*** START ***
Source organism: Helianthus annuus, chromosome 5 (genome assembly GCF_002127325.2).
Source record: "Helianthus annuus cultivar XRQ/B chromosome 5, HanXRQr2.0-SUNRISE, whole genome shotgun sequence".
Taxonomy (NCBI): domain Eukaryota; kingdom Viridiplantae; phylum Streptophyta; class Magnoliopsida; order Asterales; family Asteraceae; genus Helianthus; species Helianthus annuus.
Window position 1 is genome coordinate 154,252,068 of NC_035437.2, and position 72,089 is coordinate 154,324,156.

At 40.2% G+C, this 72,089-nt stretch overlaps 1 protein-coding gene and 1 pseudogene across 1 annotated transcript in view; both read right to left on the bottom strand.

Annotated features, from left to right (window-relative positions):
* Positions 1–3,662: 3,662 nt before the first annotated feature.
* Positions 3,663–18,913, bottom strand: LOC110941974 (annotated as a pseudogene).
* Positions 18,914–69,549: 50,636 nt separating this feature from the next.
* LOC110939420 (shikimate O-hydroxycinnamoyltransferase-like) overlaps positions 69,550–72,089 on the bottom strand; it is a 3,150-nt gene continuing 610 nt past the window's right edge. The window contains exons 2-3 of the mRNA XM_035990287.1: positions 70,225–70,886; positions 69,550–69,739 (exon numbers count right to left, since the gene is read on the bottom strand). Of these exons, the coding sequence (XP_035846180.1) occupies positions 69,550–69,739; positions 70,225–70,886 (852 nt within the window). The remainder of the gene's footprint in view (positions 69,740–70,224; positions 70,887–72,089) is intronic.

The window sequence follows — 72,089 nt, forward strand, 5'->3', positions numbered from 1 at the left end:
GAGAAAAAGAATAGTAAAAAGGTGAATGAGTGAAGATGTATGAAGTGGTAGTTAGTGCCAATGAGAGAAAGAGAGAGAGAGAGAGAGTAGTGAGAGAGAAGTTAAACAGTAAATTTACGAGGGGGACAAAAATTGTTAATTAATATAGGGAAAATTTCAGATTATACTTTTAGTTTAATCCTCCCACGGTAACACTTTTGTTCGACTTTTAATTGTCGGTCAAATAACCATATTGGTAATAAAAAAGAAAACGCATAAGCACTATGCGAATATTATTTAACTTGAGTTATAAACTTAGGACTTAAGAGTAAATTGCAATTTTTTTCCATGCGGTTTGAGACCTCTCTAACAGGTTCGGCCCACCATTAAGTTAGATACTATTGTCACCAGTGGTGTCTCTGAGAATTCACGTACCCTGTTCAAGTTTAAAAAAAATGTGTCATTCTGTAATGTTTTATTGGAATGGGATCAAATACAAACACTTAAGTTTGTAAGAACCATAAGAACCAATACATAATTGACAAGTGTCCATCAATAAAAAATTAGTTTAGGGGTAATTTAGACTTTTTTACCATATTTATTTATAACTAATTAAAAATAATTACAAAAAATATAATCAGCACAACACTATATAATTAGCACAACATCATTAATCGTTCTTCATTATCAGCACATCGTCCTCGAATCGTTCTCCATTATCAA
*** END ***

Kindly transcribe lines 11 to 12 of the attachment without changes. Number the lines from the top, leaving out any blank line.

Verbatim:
The window sequence follows — 72,089 nt, forward strand, 5'->3', positions numbered from 1 at the left end:
GAGAAAAAGAATAGTAAAAAGGTGAATGAGTGAAGATGTATGAAGTGGTAGTTAGTGCCAATGAGAGAAAGAGAGAGAGAGAGAGAGTAGTGAGAGAGAAGTTAAACAGTAAATTTACGAGGGGGACAAAAATTGTTAATTAATATAGGGAAAATTTCAGATTATACTTTTAGTTTAATCCTCCCACGGTAACACTTTTGTTCGACTTTTAATTGTCGGTCAAATAACCATATTGGTAATAAAAAAGAAAACGCATAAGCACTATGCGAATATTATTTAACTTGAGTTATAAACTTAGGACTTAAGAGTAAATTGCAATTTTTTTCCATGCGGTTTGAGACCTCTCTAACAGGTTCGGCCCACCATTAAGTTAGATACTATTGTCACCAGTGGTGTCTCTGAGAATTCACGTACCCTGTTCAAGTTTAAAAAAAATGTGTCATTCTGTAATGTTTTATTGGAATGGGATCAAATACAAACACTTAAGTTTGTAAGAACCATAAGAACCAATACATAATTGACAAGTGTCCATCAATAAAAAATTAGTTTAGGGGTAATTTAGACTTTTTTACCATATTTATTTATAACTAATTAAAAATAATTACAAAAAATATAATCAGCACAACACTATATAATTAGCACAACATCATTAATCGTTCTTCATTATCAGCACATCGTCCTCGAATCGTTCTCCATTATCAA